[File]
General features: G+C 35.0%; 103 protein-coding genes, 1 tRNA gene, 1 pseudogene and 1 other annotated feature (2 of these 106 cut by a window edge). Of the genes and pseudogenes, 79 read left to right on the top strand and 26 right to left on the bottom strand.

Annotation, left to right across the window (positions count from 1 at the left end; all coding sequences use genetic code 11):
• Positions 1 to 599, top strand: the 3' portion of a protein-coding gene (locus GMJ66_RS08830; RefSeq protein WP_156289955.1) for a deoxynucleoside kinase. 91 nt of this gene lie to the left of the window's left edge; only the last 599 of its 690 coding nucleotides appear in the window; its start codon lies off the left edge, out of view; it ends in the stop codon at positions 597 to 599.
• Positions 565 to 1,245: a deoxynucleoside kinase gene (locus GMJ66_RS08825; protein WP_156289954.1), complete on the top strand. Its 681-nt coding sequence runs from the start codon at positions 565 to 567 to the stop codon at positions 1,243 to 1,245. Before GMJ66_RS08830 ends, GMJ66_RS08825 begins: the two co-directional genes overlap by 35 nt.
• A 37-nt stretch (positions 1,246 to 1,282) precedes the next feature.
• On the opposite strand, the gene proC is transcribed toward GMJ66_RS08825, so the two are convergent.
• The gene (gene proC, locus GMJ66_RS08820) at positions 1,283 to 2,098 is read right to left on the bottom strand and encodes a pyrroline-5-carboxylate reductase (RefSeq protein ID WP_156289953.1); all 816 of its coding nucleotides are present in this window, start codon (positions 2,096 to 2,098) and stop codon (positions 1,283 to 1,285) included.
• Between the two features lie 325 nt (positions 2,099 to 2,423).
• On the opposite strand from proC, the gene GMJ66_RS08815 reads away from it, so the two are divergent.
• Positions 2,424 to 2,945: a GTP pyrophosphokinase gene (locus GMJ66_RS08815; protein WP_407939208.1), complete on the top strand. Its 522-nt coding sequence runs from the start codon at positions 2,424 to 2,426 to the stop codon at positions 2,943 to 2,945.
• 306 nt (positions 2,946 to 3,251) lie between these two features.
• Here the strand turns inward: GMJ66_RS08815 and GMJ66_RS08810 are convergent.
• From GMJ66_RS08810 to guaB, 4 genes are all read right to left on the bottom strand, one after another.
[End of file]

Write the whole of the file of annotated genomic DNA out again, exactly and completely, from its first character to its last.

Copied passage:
General features: G+C 35.0%; 103 protein-coding genes, 1 tRNA gene, 1 pseudogene and 1 other annotated feature (2 of these 106 cut by a window edge). Of the genes and pseudogenes, 79 read left to right on the top strand and 26 right to left on the bottom strand.

Annotation, left to right across the window (positions count from 1 at the left end; all coding sequences use genetic code 11):
• Positions 1 to 599, top strand: the 3' portion of a protein-coding gene (locus GMJ66_RS08830; RefSeq protein WP_156289955.1) for a deoxynucleoside kinase. 91 nt of this gene lie to the left of the window's left edge; only the last 599 of its 690 coding nucleotides appear in the window; its start codon lies off the left edge, out of view; it ends in the stop codon at positions 597 to 599.
• Positions 565 to 1,245: a deoxynucleoside kinase gene (locus GMJ66_RS08825; protein WP_156289954.1), complete on the top strand. Its 681-nt coding sequence runs from the start codon at positions 565 to 567 to the stop codon at positions 1,243 to 1,245. Before GMJ66_RS08830 ends, GMJ66_RS08825 begins: the two co-directional genes overlap by 35 nt.
• A 37-nt stretch (positions 1,246 to 1,282) precedes the next feature.
• On the opposite strand, the gene proC is transcribed toward GMJ66_RS08825, so the two are convergent.
• The gene (gene proC, locus GMJ66_RS08820) at positions 1,283 to 2,098 is read right to left on the bottom strand and encodes a pyrroline-5-carboxylate reductase (RefSeq protein ID WP_156289953.1); all 816 of its coding nucleotides are present in this window, start codon (positions 2,096 to 2,098) and stop codon (positions 1,283 to 1,285) included.
• Between the two features lie 325 nt (positions 2,099 to 2,423).
• On the opposite strand from proC, the gene GMJ66_RS08815 reads away from it, so the two are divergent.
• Positions 2,424 to 2,945: a GTP pyrophosphokinase gene (locus GMJ66_RS08815; protein WP_407939208.1), complete on the top strand. Its 522-nt coding sequence runs from the start codon at positions 2,424 to 2,426 to the stop codon at positions 2,943 to 2,945.
• 306 nt (positions 2,946 to 3,251) lie between these two features.
• Here the strand turns inward: GMJ66_RS08815 and GMJ66_RS08810 are convergent.
• From GMJ66_RS08810 to guaB, 4 genes are all read right to left on the bottom strand, one after another.